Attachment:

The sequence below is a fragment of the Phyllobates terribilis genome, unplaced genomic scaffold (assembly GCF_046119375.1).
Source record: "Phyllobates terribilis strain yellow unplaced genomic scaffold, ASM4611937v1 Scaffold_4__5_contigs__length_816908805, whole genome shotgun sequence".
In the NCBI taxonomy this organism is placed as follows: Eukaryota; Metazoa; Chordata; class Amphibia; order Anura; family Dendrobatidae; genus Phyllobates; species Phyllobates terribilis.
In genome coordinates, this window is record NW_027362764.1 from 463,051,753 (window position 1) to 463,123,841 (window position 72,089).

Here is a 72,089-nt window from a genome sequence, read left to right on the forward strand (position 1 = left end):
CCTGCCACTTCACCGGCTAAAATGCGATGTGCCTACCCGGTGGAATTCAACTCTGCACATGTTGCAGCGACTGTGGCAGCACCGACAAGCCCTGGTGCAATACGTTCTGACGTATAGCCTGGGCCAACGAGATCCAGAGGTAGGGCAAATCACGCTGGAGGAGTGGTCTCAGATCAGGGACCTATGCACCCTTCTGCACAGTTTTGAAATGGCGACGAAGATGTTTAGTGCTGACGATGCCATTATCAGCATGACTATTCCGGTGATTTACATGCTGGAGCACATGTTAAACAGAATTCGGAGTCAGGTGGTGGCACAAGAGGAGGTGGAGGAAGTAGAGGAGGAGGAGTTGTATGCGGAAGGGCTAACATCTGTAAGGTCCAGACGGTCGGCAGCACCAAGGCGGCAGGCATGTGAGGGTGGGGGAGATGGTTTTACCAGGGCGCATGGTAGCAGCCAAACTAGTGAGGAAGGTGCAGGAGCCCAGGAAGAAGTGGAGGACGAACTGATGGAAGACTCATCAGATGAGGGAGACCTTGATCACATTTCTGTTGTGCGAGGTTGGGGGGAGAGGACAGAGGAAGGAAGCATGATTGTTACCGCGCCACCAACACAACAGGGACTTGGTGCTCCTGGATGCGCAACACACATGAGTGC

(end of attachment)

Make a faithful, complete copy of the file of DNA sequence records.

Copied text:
The sequence below is a fragment of the Phyllobates terribilis genome, unplaced genomic scaffold (assembly GCF_046119375.1).
Source record: "Phyllobates terribilis strain yellow unplaced genomic scaffold, ASM4611937v1 Scaffold_4__5_contigs__length_816908805, whole genome shotgun sequence".
In the NCBI taxonomy this organism is placed as follows: Eukaryota; Metazoa; Chordata; class Amphibia; order Anura; family Dendrobatidae; genus Phyllobates; species Phyllobates terribilis.
In genome coordinates, this window is record NW_027362764.1 from 463,051,753 (window position 1) to 463,123,841 (window position 72,089).

Here is a 72,089-nt window from a genome sequence, read left to right on the forward strand (position 1 = left end):
CCTGCCACTTCACCGGCTAAAATGCGATGTGCCTACCCGGTGGAATTCAACTCTGCACATGTTGCAGCGACTGTGGCAGCACCGACAAGCCCTGGTGCAATACGTTCTGACGTATAGCCTGGGCCAACGAGATCCAGAGGTAGGGCAAATCACGCTGGAGGAGTGGTCTCAGATCAGGGACCTATGCACCCTTCTGCACAGTTTTGAAATGGCGACGAAGATGTTTAGTGCTGACGATGCCATTATCAGCATGACTATTCCGGTGATTTACATGCTGGAGCACATGTTAAACAGAATTCGGAGTCAGGTGGTGGCACAAGAGGAGGTGGAGGAAGTAGAGGAGGAGGAGTTGTATGCGGAAGGGCTAACATCTGTAAGGTCCAGACGGTCGGCAGCACCAAGGCGGCAGGCATGTGAGGGTGGGGGAGATGGTTTTACCAGGGCGCATGGTAGCAGCCAAACTAGTGAGGAAGGTGCAGGAGCCCAGGAAGAAGTGGAGGACGAACTGATGGAAGACTCATCAGATGAGGGAGACCTTGATCACATTTCTGTTGTGCGAGGTTGGGGGGAGAGGACAGAGGAAGGAAGCATGATTGTTACCGCGCCACCAACACAACAGGGACTTGGTGCTCCTGGATGCGCAACACACATGAGTGC